Six students of the Colorado Ballet Society were inducted into the National Honor Society for Dance Arts recently. SarahRose Lorrig (16) is a homeschool student; Josie Hawkins (15) is a sophomore at The Village (AOHS); Emma Michaux (17) is a junior at Colorado Springs Christian School; Gracie Mientka (17) is a homeschool student; Claire Baker (15) is a homeschool student; and Pine Creek HS senior Avery Ruff (17) were all inducted into the NHSDA in a ceremony at the Colorado Ballet Society studios and Ruff was appointed to the role of president of the Colorado Ballet Society chapter. Other students also joined the new local chapter as candidates hoping to be inducted in the Spring of 2018 once they have fulfilled stringent academic and dance requirements to become members.
“We are happy to be part of the over 800 National Honor Society for Dance Arts chapters across the nation,” shares Ballet Society and Youth Ballet founder and director, Patricia Hoffman. “Over the years I have witnessed so many benefits of dance in the lives of young people. Dance students do tend to be top performers academically, but there are many other aspects of life which are also enhanced through dance training too. Social poise, overall health, receiving direction, team cooperation, focused attention to details, performance, and community service are all areas of life which we see students grow in through our programs. The NHSDA recognizes each dance student accomplishment in all these areas and members also have access to continuing dance education scholarships and honors awards.”
Seventeen-year-old Pine Creek HS senior, Avery Rae Ruff, is the inaugural president of the new chapter. She is also a National Honor Society Member, National French Honor Society Member, National Society of High School Scholars Member, a Creek Connector at Pine Creek High School (Freshman mentor), is president of her Church Young Women Youth Group Class and has received Academic Letters over the past three years.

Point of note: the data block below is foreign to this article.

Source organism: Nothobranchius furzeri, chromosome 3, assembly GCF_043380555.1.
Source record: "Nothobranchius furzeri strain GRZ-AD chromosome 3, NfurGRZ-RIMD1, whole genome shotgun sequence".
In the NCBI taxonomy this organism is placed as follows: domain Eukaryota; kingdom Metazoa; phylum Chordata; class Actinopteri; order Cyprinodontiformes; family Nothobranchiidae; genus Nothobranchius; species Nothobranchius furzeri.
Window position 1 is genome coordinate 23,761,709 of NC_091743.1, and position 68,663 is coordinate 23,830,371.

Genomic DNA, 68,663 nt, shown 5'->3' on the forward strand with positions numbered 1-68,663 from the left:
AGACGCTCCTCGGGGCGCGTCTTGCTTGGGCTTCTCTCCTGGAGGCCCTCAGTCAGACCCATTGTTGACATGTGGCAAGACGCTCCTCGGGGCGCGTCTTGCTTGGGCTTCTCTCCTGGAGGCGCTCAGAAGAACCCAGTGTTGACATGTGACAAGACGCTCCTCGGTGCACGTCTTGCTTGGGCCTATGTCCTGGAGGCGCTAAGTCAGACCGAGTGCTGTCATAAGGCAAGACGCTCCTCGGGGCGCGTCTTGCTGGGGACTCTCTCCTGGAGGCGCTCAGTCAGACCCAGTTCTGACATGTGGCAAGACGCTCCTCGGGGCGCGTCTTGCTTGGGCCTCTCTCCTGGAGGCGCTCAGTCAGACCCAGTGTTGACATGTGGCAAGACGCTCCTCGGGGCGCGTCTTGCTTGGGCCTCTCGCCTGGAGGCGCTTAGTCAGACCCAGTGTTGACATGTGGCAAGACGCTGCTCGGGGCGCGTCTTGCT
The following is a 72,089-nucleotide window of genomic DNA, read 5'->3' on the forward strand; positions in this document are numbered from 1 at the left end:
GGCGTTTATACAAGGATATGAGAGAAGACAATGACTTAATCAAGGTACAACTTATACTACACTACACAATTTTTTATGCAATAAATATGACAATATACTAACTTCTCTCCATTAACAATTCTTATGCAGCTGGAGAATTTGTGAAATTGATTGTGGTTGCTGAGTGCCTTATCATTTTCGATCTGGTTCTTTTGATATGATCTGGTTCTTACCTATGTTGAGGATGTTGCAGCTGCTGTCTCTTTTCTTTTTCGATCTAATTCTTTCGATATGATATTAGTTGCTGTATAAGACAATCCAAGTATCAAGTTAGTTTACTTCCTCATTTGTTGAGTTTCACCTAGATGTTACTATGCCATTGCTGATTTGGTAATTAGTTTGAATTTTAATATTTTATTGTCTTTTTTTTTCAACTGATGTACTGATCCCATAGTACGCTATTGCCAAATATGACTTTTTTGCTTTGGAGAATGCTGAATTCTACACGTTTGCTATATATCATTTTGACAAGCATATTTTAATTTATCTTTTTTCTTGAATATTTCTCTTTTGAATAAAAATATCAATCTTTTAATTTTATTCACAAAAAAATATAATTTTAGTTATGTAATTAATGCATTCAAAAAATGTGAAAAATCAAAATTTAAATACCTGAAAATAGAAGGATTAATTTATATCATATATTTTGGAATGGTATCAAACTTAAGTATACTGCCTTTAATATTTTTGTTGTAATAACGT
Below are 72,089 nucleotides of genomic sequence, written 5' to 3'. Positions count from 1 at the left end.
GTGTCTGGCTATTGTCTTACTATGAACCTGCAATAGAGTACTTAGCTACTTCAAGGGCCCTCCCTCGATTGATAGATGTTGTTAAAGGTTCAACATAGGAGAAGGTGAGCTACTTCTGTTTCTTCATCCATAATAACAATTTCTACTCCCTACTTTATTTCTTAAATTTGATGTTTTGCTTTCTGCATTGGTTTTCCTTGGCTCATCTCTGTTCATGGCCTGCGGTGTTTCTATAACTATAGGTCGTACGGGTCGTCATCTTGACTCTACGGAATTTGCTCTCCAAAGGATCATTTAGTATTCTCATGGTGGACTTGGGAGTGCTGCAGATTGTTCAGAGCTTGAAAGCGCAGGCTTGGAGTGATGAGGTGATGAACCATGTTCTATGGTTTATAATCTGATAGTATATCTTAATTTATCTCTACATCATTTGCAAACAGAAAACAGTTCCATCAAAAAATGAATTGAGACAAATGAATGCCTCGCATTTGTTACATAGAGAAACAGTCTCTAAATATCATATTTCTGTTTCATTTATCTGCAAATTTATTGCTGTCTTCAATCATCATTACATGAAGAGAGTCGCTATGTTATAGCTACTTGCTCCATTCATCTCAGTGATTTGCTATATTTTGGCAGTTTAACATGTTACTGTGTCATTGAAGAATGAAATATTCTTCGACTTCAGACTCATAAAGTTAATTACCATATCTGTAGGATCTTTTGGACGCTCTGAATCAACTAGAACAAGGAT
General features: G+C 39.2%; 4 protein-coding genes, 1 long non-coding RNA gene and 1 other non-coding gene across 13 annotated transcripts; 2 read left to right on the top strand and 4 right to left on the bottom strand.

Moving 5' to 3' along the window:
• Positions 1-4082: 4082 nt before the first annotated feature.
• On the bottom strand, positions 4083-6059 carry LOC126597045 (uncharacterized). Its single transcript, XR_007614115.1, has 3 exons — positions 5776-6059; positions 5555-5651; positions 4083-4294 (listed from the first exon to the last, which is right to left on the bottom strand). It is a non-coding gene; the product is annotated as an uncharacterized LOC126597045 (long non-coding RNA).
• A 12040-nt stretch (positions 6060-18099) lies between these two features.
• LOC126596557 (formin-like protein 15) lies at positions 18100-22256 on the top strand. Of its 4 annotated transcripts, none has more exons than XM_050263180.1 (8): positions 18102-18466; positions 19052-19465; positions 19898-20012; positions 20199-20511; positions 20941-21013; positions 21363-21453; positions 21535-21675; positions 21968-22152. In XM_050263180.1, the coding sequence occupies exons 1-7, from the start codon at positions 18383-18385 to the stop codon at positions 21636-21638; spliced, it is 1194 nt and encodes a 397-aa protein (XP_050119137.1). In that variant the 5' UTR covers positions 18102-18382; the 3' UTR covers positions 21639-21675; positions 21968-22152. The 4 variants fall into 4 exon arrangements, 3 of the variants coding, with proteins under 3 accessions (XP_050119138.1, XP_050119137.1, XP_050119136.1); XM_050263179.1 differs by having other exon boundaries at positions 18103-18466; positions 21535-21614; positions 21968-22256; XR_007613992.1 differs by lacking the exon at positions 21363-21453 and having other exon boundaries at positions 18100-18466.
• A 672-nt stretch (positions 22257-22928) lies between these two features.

“I am excited to be the first President of Ballet Society’s NHSDA chapter,” says Ruff. “National Honor Societies recognize students’ accomplishments in academics and the NHSDA includes accomplishments in dance as well. Dance and education are closely related and are very complimentary and I have found that through balancing school and my hours in the studio, I have learned many life skills. Good time management, being resilient and determined, being goal oriented, and working to overcome through great effort are some of the valuable lessons dance has taught me. As a younger dancer, I watched older dancers in awe as they performed and practiced with grace and power. Then I would see them studying with laptops in hand and textbooks by their feet in between dance classes and rehearsals. Now, I feel a responsibility to younger dancers to set both an academic and professional standard and to be a mentor to them as they reach for their potential. I feel that serving with the NHSDA is one way I can be a good role model too.”
Ruff has been dancing since she was three years old. She has been a student at Ballet Society for the past nine years and has been a member of the Colorado Youth Ballet for five years and has been featured in many production roles including: Sugar Plum Fairy in the Petite Nutcracker at the Pikes Peak Library District 21c branch, a Shepherdess in A Colorado Nutcracker at the Pikes Peak Center, and a step-sister in Cinderella.
“Our chapter of NHSDA will find ways to give back to the community. I am looking forward to putting into place the beginning of new traditions,” shares Ruff. “We plan to bring dance opportunities to young children who might not otherwise have the chance to experience dance arts and to educate young children about the many opportunities and benefits of participating in dance.”
Ruff has been accepted to several Universities but is still waiting to hear back from a few more schools this spring before making her final college plans.